Published on April 21, 2014
The New Past, and a Speculative Future, of Literature: A Brief Discussion of Two Text Analysis Tools Nat Gustafson-Sundell Minnesota State University, Mankato OpenResearch.weebly.com 1
Franco Moretti “Writing about comparative social history, Marc Bloch once coined a lovely ‘slogan,’ as he himself called it: ‘years of analysis for a day of synthesis’; and if you read Braudel or Wallerstein you immediately see what Bloch had in mind. The text which is strictly Wallerstein’s, his ‘day of synthesis’, occupies one-third of a page … the rest are quotations … Years of analysis; other people’s analysis, which Wallerstein’s page synthesizes into a system. Note, if we take this model seriously, the study of world literature will somehow have to reproduce this ‘page’ – which is to say: this relationship between analysis and synthesis – for the literary field. But in that case, literary history will quickly become very different from what it is now: it will become ‘second hand’: a patchwork of other people’s research, without a single direct textual reading. Still ambitious, and actually even more so than before (world literature!); but the ambition is now directly proportional to the distance from the text: the more ambitious the project, the greater must the distance be.” (Moretti 47-8, 2000) “Distant reading: where distance … is a condition of knowledge: it allows you to focus on units that are much smaller or much larger than the text: devices, themes, tropes – or genres and systems. And if, between the very small and the very large, the text itself disappears, well, it is one of those cases when one can justifiably say, Less is more. It we want to understand the system in its entirety, we must accept losing something…” (Moretti 48-9, 2000) 2
Matthew Jockers “The literary scholar of the twenty-first century can no longer be content with anecdotal evidence, with random ‘things’ generated from a few , even ‘representative’ texts. We must strive to understand these things in the context of everything else, including a mass of possibly ‘uninteresting’ texts.” (Jockers 8) “At the macro scale , we see evidence of time and gender influences on theme and style. By superimposing these two network snapshots in our minds, we can begin to imagine a larger context in which to read and study nineteenth-century literature. What is clear is that the books we have traditionally studied are not isolated books. The canonical greats are not even outliers: they are books that are similar to other books…” (Jockers 168) “It is the exact interplay between the macro and micro scale that promises a new, enhanced, and perhaps even better understanding of the literary record. The two approaches work in tandem and inform each other. Human interpretation of the ‘data,’ whether it be mined at the macro or micro level, remains essential … The most fundamental and important difference in the two approaches is that the macroanalytic approach reveals details about texts that are for all intents and purposes unavailable to close-readers of the texts.” (Jockers online) 3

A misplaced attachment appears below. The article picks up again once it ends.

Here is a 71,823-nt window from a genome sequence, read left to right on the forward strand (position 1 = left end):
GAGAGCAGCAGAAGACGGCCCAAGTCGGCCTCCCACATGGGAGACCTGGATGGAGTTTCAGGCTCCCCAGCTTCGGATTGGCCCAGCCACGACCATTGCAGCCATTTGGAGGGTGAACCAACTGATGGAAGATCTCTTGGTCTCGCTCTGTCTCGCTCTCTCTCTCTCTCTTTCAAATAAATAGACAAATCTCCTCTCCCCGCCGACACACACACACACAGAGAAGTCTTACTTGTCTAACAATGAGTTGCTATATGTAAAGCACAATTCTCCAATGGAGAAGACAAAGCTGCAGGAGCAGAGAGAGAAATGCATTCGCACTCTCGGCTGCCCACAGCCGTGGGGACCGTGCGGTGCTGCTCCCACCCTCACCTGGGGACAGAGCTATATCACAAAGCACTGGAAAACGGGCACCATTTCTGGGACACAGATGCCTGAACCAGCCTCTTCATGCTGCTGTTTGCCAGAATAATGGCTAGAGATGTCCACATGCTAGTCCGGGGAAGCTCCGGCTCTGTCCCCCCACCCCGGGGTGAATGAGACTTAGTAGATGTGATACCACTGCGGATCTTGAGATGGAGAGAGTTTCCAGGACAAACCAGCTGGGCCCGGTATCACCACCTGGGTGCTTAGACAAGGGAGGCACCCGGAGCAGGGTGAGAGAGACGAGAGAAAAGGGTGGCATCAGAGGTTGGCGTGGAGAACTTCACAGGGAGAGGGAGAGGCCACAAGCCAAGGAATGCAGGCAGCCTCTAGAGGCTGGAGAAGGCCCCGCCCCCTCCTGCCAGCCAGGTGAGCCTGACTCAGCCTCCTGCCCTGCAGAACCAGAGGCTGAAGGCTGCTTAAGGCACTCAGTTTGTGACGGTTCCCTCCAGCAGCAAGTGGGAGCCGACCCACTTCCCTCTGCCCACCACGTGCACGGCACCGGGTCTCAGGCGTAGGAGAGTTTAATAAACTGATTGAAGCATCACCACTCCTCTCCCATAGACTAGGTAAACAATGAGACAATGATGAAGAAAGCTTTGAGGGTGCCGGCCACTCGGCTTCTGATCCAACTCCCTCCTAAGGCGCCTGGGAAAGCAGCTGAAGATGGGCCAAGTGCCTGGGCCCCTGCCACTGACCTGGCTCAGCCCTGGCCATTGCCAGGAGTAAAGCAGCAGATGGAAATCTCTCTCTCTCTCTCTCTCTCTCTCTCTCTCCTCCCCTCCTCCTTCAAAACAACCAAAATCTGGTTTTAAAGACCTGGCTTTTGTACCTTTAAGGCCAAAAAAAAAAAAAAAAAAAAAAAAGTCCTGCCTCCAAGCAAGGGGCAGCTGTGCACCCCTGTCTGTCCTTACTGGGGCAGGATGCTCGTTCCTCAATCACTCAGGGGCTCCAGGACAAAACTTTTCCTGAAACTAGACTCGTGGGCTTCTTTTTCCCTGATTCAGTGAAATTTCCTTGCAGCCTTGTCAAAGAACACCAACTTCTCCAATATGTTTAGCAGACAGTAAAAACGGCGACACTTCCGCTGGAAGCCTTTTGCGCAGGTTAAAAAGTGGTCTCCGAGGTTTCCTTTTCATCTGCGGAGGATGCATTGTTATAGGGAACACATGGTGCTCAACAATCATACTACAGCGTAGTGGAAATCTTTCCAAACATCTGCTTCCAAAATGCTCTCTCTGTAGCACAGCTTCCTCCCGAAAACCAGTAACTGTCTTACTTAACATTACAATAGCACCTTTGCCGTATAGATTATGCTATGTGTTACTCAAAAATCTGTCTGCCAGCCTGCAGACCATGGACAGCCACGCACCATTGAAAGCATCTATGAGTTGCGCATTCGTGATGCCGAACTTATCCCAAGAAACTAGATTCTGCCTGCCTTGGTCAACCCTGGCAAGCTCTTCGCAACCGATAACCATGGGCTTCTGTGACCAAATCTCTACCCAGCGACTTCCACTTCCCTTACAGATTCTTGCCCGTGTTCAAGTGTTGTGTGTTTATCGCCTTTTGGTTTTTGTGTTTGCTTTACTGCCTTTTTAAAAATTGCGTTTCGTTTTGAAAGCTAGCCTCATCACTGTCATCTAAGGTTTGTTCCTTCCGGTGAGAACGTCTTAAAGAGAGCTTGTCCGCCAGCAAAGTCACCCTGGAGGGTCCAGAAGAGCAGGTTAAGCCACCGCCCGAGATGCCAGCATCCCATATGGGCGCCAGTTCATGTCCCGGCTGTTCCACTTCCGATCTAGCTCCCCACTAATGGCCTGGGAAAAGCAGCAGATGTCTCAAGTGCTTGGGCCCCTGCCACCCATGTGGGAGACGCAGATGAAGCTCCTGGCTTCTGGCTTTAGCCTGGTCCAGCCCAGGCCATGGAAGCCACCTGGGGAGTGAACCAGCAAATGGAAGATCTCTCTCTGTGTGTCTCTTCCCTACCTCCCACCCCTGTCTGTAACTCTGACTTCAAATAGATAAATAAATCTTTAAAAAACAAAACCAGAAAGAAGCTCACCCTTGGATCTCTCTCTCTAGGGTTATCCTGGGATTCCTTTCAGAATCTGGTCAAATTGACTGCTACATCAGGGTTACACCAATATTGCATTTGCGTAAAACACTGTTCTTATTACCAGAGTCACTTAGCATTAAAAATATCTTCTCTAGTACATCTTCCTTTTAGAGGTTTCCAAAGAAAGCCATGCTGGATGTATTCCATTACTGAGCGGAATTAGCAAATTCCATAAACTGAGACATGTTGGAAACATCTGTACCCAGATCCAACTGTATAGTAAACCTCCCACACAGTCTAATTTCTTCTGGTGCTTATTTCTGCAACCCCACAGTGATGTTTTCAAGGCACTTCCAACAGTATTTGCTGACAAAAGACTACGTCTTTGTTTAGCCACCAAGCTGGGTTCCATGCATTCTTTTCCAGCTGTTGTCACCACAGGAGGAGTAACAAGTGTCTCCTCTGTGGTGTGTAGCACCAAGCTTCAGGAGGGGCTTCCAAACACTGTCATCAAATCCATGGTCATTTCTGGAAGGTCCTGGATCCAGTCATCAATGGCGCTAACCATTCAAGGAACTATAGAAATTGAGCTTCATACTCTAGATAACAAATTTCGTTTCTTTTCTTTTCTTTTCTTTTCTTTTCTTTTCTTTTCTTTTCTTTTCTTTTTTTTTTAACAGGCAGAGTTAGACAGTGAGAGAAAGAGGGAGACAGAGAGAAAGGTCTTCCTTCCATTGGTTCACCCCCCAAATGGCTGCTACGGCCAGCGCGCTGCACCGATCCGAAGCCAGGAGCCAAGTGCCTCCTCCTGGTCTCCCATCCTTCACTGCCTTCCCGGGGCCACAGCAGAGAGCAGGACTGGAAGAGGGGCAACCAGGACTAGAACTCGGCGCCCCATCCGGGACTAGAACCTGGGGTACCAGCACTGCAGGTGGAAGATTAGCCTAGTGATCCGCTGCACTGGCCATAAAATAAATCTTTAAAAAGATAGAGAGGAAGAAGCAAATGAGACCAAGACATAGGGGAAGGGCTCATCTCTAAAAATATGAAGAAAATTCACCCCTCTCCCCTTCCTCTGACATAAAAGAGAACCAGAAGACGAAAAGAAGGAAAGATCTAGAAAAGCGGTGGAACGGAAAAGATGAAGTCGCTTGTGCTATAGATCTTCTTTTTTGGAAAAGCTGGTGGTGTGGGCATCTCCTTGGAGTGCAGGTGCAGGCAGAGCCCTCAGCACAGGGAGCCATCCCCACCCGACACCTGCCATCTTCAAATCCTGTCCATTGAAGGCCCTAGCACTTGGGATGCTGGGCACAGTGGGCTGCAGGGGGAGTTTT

“The value of the computer-mediated exercises is that they enable readers to readily perceive and appreciate features that are not obvious in a conventional reading of a printed text.” (Irizarry 155, 1996) “The computer is, among other things, an instrument uniquely suited to play activities ...” (Irizarry 156, 1996) “Assembling and disassembling a text, like playing with blocks of Lego, may not necessarily contribute immediately to its understanding, but it is likely to contribute to the aggregate experience of the text in valuable ways. … I am suggesting that play is an integral part of a humanist’s interpretive activities…” (Sinclair 181, 2003) “Playful experimentation is a pragmatic approach of trying something, seeing if you obtain interesting results, and if you do, then trying to theorize why those results are interesting rather than starting from articulated principles.” (Rockwell 214, 2003) Play 4
Word Trends 6
Johnny Johnny, Dave, Doris Johnny, Dave, Doris, Mildred, Arrow Collocate Clusters 7
Johnny, Dave, Doris, Thought Johnny, Dave, Doris, Thought, Strange Collocate Clusters 8
Topic Modeling (Blei 78) 9
Topics in Documents: % of Topics in All 390 Documents 11
For Topic 1: Top 25 Documents in Topic 1 In the arrangement of poems, what is the topic trend? What can we learn about arrangement in this book? How often is this topic the “dominant” topic? What topics are most common across documents, or most rare? What topics tend to dominate? What topics tend to be subordinate? Does this topic relate to certain topics more than others? 12
Imagine Texts Constructed Only To Be Read At A Distance Imagine Texts Topic In Doc 1 Reading 55% Distance 38% Imagine texts constructed only to be read at a distance. Read 13
http://www.saic.edu/webspaces/portal/degrees_resources/departments/writing/DN SP11_SeaandSparBetween/index.html Read Read 15
16 Works Cited Blei, David. "Probabilistic Topic Models." Communications of the ACM 55.4 (2012): 77-84. Web. Brett, Megan. "Topic Modeling: A Basic Introduction." Journal of Digital Humanities 2.1 (2012): 12-16. Web. Irizarry, Estelle. "Tampering with the Text to Increase Awareness of poetry’s Art: Theory and Practice with a Hispanic Perspective." Literary and Linguistic Computing 11 (1996): 155-162. Print. Jockers, Matthew Lee. Macroanalysis: Digital Methods and Literary History. University of Illinois Press, 2013. Print. Moretti, Franco. Distant Reading. London: Verso, 2013. Print. Rockwell, Geoffrey. "What is Text Analysis, really?" Literary and Linguistic Computing 18.2 (2003): 209-19. Web. Samuels, Lisa, and Jerome J. McGann. "Deformance and Interpretation." New Literary History 30.1 (1999): 25-56. Web. Sinclair, Stefan. "Computer-Assisted Reading: Reconceiving Text Analysis." Literary and Linguistic Computing 18.2 (2003): 175-84. Web.
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